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October 14, 2014

by Lisa Nainggolan from Medscape There is no consistent evidence that the use of testosterone in men with hypogonadism increases the risk for cardiovascular problems, according to a new review by the Pharmacovigilance Risk Assessment Committee (PRAC) of the European Medicines Agency (EMA).

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September 25, 2014

Raymond Ishman, M.D. President, Cenegenics Philadelphia Director of Quality Assurance, Cenegenics Elite Health Cenegenics Philadelphia is excited to announce a major step forward in our comprehensive evaluation of cardiovascular health with the acquisition of the VENDYS Endothelix device that measures endothelial function.

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September 5, 2014

Raymond Ishman, M.D. President, Cenegenics Philadelphia Director, Quality Assurance, Cenegenics Elite Health The recent controversy surrounding testosterone replacement therapy (TRT) is rapidly losing steam. The two studies that questioned the safety of TRT have been exposed as being flawed and misleading. Even the FDA has cited the studies’ significant flaws and weaknesses in their Rejection of Citizens Petition for More Stringent Warnings on Testosterone Products! An article published in the October 2014 issue of CurrentOpinion in Endocrinology, Diabetes and Obesity titled Testosterone and Weight Loss: The Evidence, is an extensive literature review of recent data linking long-term TRT in overweight and obese men with low testosterone to increased lean body mass, decreased fat mass, improvement in overall body composition and sustained weight loss. Low testosterone is common in overweight middle-aged men. Key points from the review were that long-term TRT: •Improves body composition (reduces body fat and improves muscle mass) •Produce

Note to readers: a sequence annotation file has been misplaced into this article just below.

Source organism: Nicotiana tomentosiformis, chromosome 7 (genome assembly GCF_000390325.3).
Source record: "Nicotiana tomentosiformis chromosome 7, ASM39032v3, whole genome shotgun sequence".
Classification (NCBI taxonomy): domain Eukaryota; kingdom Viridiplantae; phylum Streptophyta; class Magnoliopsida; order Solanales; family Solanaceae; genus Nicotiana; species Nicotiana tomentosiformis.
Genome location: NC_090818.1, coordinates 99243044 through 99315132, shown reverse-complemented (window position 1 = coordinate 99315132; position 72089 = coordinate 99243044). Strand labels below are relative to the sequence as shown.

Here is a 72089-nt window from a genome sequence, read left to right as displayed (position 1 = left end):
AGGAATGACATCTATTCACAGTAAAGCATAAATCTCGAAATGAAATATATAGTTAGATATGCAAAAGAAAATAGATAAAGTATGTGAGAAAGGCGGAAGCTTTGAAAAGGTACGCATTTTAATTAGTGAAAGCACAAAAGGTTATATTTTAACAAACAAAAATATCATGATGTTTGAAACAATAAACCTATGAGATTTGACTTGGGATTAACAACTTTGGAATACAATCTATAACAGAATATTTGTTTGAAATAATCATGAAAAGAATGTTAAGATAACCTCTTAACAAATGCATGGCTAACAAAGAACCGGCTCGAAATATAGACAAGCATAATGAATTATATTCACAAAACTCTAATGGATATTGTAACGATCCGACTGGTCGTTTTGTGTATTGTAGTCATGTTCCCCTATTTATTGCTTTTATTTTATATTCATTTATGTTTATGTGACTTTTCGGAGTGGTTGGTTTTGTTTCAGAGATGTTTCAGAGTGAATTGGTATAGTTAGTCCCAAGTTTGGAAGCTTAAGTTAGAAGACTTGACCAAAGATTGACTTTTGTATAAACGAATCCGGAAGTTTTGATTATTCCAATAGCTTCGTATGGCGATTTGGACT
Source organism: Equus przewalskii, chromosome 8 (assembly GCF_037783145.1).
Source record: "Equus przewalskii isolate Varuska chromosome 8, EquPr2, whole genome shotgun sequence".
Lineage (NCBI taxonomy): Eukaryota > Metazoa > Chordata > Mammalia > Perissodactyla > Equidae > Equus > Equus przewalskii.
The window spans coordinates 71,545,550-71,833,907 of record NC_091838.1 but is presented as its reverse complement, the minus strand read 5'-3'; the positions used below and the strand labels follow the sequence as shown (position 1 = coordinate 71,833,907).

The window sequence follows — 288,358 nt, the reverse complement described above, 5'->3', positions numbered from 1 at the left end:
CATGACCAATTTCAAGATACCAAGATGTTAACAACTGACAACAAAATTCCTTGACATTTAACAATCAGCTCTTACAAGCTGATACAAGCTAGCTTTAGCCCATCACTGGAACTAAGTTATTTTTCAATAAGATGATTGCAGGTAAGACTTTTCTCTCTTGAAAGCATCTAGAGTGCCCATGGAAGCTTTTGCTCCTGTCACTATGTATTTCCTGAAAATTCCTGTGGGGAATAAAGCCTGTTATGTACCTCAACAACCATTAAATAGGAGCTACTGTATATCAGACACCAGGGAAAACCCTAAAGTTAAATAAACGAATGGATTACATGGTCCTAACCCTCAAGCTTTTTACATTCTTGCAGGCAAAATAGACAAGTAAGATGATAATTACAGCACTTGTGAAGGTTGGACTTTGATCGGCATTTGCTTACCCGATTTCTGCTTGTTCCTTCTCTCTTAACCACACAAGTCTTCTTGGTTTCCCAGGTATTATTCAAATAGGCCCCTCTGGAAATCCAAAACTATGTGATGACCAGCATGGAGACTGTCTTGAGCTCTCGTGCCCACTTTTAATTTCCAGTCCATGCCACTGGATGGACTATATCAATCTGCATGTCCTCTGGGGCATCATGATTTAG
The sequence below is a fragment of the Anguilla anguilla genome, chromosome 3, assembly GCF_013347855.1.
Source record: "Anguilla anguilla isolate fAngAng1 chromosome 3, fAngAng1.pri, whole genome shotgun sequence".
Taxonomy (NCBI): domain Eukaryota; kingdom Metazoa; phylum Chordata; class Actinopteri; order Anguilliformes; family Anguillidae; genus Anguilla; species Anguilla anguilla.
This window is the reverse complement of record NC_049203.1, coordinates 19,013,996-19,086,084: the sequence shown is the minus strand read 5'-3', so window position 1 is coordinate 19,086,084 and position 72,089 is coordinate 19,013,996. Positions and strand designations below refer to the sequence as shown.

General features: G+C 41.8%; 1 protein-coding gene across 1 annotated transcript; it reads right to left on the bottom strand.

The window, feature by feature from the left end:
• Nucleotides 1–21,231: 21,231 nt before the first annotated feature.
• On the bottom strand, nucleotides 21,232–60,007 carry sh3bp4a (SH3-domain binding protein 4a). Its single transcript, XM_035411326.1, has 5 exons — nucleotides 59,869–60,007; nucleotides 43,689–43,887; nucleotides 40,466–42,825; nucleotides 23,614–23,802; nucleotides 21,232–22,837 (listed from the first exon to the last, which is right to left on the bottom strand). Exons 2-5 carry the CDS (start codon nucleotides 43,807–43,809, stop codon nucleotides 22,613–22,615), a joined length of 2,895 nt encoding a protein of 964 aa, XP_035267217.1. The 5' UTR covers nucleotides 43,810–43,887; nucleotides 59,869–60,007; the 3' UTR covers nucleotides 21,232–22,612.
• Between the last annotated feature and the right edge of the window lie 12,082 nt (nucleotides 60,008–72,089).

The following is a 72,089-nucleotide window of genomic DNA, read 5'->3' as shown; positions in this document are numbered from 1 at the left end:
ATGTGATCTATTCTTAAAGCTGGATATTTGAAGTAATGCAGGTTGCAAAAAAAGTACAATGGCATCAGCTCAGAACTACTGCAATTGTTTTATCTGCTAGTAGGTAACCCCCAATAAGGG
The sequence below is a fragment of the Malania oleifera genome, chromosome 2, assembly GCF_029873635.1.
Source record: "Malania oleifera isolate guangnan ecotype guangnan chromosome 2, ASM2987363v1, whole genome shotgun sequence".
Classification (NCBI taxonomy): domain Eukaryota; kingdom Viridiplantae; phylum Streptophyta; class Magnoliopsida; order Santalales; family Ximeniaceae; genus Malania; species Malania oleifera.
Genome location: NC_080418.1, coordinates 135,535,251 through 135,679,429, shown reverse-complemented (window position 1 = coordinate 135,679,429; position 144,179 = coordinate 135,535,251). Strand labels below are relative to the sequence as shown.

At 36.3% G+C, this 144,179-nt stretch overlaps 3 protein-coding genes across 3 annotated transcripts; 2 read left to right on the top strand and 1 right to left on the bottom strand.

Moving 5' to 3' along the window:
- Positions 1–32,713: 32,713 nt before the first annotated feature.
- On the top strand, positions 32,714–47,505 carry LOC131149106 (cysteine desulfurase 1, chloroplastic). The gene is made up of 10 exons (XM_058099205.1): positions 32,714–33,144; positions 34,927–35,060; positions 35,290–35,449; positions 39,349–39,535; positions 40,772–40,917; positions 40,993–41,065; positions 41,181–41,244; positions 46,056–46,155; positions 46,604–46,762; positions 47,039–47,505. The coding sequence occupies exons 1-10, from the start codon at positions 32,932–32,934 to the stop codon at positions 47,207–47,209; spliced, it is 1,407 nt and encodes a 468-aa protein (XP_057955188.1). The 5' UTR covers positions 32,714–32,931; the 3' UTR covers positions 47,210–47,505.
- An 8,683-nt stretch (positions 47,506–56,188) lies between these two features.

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July 23, 2014

Raymond Ishman, M.D. President, Cenegenics Philadelphia Director of Quality Assurance, Cenegenics Elite Health Two studies over the last nine months have raised much concern over the safety of testosterone replacement therapy. These studies essentially contradict over 30 years of medical literature. Nonetheless, these studies have made headlines, spurred numerous lawsuits and have led to labeling changes on testosterone products, even though the data has not been validated. On July 16th, 2014, in a surprising yet enlightening statement, the FDA rejected a Citizens Petition to add a “black box” warning to all testosterone products in addition to other demands included in the petition stating: “After careful consideration, and, in light of the foregoing, we herby deny your Petition in its entirety. The FDA will continue to evaluate the cardiovascular risks of testosterone, and, if warranted, will take appropriate regulatory action to protect the public when its evaluation has concluded.” In a rather lengthy response, the FDA echoed the concerns of many physicians, including the Androgen Study Group, in citing significant flaws/weaknesses in the recent studies that questioned the safety of testosterone therapy. Among the many study weaknesses, the FDA cited: •Unclear statistical methods •Conflicting resul